CAMPAIGNERS and health-workers from Stroud Against the Cuts will travel to David Cameron's Witney constituency to protest against what they say is the 'privatisation' of the NHS.

The protest - which will also mark the 65th birthday of the NHS - comes after concerns about changes to the night-time A&E services in Cheltenham and the privatisation of Gloucestershire's non-emergency ambulance services, which are to be run by transport company Arriva.

From August, the ambulance service will no longer drop off patients at Cheltenham General Hospital between 8pm and 8am.

They will be taken to Gloucestershire Royal instead.

Caroline Molloy, from SATC, said: "No one wants NHS services privatised, 96 per cent of the Gloucestershire public voted against it last year.

"But too many people don't realise that the NHS is being sold off to private companies because they often hide behind an NHS logo.

"The NHS is getting the blame when patient care suffers but this is happening because of privatisation."

Two doctors will run through the night from Parliament to Witney wearing Cameron and Clegg masks and dressed as undertakers on Saturday, July 6.

The will lead a hearse and bury a symbolic coffin before speaking with others on how they intend to resurrect the NHS.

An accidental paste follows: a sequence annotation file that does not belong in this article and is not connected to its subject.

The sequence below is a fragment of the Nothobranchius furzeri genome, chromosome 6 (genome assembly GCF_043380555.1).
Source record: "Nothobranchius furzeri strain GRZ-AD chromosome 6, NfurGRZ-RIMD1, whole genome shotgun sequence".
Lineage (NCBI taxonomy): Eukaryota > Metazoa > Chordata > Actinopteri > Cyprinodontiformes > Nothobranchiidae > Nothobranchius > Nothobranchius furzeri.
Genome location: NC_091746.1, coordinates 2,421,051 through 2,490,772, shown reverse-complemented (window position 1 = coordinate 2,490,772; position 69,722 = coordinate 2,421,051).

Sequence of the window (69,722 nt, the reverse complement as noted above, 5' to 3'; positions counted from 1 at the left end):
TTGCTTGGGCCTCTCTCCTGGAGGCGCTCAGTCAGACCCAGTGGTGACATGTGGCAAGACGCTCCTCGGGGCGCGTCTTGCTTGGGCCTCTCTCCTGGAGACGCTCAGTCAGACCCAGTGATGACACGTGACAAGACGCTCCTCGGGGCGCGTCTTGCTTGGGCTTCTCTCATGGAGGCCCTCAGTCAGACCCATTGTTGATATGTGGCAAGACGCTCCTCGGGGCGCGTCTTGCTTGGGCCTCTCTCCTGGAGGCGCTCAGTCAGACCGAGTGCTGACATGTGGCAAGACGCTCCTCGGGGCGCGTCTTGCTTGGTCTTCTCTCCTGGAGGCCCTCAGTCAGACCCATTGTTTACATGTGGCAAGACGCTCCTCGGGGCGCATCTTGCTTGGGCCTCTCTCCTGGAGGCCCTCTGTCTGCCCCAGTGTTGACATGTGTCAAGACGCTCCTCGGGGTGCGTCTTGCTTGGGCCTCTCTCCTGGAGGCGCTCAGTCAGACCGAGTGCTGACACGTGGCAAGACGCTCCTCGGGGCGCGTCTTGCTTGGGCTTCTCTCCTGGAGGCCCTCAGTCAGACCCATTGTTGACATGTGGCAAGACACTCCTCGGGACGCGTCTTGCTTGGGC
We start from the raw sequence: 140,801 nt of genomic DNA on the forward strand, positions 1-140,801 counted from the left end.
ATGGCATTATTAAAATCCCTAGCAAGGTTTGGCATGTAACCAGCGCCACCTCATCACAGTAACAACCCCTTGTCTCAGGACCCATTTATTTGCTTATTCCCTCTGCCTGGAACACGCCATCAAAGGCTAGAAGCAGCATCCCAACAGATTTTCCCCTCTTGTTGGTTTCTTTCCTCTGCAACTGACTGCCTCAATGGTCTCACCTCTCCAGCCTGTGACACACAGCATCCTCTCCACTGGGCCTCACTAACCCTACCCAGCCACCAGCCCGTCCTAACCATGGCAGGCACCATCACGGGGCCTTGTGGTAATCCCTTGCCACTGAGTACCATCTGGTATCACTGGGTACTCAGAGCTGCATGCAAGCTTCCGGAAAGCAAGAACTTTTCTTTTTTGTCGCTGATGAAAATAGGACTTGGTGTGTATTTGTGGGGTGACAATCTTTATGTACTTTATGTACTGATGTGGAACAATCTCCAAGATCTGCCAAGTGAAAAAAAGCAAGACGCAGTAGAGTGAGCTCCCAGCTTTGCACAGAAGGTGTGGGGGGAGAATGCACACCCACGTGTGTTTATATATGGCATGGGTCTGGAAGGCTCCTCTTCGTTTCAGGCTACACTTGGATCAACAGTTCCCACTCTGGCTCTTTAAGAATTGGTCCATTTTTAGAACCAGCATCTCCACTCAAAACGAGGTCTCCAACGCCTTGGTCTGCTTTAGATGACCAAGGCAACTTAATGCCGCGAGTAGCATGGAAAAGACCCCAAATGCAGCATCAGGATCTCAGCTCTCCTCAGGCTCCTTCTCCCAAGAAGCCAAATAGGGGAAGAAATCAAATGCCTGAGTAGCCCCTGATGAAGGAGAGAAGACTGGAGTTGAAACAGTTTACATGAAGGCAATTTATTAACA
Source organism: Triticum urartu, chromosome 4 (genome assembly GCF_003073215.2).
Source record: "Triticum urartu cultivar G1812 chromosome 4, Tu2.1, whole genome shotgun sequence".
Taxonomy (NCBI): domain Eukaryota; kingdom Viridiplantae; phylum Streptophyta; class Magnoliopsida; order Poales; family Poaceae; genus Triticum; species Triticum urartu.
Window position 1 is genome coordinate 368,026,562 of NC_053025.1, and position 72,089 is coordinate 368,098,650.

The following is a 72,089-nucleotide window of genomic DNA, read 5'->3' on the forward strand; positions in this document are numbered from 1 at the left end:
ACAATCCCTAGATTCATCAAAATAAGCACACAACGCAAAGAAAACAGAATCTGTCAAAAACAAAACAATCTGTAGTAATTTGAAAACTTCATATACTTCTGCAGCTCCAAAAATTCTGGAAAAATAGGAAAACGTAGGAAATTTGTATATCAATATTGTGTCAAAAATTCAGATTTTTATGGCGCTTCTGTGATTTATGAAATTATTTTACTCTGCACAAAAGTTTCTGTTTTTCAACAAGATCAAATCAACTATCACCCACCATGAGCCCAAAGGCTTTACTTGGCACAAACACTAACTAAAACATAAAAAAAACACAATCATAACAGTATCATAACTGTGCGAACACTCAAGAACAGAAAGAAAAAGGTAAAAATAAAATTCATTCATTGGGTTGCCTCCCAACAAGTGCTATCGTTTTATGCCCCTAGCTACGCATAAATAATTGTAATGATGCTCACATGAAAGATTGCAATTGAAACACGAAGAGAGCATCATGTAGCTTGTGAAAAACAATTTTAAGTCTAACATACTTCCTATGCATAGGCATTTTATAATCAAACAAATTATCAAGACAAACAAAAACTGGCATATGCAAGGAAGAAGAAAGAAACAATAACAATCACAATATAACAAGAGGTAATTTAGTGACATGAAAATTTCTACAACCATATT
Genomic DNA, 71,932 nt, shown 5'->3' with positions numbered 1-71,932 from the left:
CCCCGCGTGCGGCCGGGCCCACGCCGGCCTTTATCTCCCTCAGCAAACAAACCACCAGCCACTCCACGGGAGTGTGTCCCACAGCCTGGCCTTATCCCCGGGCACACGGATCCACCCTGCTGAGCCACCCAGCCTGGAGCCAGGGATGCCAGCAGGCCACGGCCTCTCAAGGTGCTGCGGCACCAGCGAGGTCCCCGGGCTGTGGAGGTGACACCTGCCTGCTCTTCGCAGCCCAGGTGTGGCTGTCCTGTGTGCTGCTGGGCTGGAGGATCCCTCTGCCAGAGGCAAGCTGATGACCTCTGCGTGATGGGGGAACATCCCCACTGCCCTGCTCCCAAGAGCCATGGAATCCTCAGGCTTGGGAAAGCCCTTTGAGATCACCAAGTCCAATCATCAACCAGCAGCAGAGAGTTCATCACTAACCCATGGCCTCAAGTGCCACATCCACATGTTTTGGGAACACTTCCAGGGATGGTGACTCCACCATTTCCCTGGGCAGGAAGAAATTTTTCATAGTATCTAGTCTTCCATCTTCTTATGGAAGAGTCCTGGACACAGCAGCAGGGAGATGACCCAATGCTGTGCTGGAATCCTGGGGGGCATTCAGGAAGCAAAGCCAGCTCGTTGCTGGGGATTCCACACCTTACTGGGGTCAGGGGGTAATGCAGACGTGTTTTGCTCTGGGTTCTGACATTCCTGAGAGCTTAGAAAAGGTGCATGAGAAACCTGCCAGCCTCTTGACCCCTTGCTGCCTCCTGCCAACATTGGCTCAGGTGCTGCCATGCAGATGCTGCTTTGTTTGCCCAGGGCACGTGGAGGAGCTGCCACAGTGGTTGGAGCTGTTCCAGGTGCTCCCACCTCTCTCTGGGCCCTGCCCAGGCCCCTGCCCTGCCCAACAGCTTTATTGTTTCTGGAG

SATC will also hand over a £800 cheque to national campaign organisation Keep Our NHS Public.

James Beecher, from SATC, said: "It is encouraging to see the growing fightback we and other anti-cuts groups in Gloucestershire helped inspire.

"I urge people to get involved in the campaign to defend our publicly-owned, publicly-accountable NHS.

"Access to healthcare for all, that is not dependent on the ability to pay, is as important now as it ever was."

Commenting on the changes at Cheltenham A&E department, emergency medicine consultant, Dr Tom Llewellyn, said: "Our priority is to ensure that the sickest patients are seen by very skilled specialist staff when they need to be.

"The proposals were developed for service quality and safety related reasons, which includes the availability of experienced emergency medicine doctors."

Commenting on Arriva's contract, chairman of NHS Gloucestershire Clinical Commissioning Group, Dr Helen Miller said: "We want to ensure that patients who are eligible can access the very best service which can meet their specific medical and mobility needs.

"We want them to experience safe, timely, clean and comfortable transport."